5 takeaways from our interview with Hillary Clinton

Hillary Rodham Clinton participates in the World Bank Group's report on "Voice and Agency: Empowering Women and Girls for Shared Prosperity" at the World Bank headquarters in Washington, D.C. on May 14, 2014.

Five takeaways from USA TODAY’s interview with Hillary Rodham Clinton on Monday about Hard Choices, a memoir of her tenure at the State Department, published Tuesday by Simon & Schuster.

1. Standing up for women and girls. No issue seems to engage her more than the treatment worldwide of women and girls, a longtime interest, from engaging women in the peace process in Liberia to breaking the glass ceiling in the U.S. She expresses concern about what will happen to hard-won steps in Afghanistan with the withdrawal of U.S. Forces. “There will be a concerted effort by some in the society to absolutely stop the progress and perhaps even regress.”.

2. She really doesn’t like Russian President Vladimir Putin. When asked about Putin’s sexist dismissal of her last week (“Maybe weakness is not the worst quality for a woman”) she notes dryly, “He and I have had a lot of verbal volleys.” She says she worries about the direction he is taking Russia and “warned against it” in a memo she wrote for President Obama “on my way out the door” of the State Department.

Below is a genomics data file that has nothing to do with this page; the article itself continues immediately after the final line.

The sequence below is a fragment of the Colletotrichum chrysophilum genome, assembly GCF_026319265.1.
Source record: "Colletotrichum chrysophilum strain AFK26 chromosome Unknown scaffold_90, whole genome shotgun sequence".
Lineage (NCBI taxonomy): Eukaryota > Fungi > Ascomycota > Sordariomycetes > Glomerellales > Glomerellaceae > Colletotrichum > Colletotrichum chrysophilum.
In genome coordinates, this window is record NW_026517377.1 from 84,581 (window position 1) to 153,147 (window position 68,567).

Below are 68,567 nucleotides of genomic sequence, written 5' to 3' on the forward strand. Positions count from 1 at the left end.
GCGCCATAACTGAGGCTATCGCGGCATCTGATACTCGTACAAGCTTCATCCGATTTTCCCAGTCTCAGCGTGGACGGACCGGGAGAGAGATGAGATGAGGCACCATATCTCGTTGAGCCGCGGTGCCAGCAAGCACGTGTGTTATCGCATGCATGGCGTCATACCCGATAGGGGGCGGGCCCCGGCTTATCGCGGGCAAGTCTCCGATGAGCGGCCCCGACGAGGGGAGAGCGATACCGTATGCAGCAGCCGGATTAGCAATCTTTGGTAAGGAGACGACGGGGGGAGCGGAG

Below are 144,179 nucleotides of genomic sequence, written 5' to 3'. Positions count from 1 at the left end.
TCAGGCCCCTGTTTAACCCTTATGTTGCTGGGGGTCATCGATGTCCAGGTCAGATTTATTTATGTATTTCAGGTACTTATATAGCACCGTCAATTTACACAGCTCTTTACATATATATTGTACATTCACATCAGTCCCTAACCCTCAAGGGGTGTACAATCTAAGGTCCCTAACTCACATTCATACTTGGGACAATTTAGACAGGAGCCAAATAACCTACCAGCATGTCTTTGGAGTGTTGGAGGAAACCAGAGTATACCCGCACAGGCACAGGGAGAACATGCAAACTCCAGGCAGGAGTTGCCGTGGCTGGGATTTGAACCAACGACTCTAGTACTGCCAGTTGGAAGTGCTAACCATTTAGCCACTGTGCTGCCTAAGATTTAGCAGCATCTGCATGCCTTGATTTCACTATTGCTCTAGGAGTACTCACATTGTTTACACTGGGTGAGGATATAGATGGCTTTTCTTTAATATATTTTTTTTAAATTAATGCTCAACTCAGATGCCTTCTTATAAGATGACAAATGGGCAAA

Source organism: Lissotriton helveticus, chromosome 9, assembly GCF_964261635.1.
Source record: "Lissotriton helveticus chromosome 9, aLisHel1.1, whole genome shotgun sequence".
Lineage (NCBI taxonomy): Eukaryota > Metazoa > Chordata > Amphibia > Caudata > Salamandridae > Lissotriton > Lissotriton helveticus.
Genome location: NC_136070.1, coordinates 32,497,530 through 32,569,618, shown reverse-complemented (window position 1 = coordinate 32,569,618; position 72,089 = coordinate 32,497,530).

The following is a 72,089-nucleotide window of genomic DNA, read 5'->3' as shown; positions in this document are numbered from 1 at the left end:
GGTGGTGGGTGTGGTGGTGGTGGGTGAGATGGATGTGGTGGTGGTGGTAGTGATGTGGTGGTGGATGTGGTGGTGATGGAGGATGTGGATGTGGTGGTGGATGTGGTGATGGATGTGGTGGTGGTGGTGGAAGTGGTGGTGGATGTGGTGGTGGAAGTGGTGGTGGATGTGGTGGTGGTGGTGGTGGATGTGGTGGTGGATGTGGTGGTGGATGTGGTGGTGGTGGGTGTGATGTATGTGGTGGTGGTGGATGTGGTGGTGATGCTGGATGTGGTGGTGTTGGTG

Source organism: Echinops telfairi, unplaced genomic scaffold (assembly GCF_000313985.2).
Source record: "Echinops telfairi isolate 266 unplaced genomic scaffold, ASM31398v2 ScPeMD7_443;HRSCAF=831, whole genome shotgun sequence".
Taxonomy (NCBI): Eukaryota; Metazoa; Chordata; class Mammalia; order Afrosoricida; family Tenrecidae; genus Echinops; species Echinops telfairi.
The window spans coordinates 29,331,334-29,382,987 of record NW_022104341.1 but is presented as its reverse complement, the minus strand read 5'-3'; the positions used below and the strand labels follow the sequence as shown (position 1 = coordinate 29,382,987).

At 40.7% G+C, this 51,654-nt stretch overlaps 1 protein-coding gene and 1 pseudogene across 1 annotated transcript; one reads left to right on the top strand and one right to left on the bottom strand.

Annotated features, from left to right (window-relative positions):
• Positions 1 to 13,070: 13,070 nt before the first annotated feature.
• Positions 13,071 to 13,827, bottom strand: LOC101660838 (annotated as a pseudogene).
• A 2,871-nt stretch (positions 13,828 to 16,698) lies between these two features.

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3. Elizabeth Warren: Move over. The Massachusetts senator has become a liberal hero by championing the issue of growing inequality. In the interview, Hillary Clinton pounds the table in discussing the topic. “If you get so unequal that people believe they don’t have a chance, that the field isn’t level for them and their children, that puts democracy at risk.”.

4. Bill Clinton is an asset. When she ran for the Senate in 2000 and the presidency in 2008, Hillary Clinton’s supporters sometimes saw former president Bill Clinton as a mixed blessing, especially as she sought to establish herself as an independent political force. No such reluctance is apparent now, and she cites his policy achievements as president in discussing what could be accomplished down the road.

5. A vote for handwriting. She says she wrote the book draft pen to paper. “Doing it in longhand and then correcting it in longhand help me think through what I want to say,” she says. Academic research that shows handwriting provides unique benefits in brain development rings true to her.

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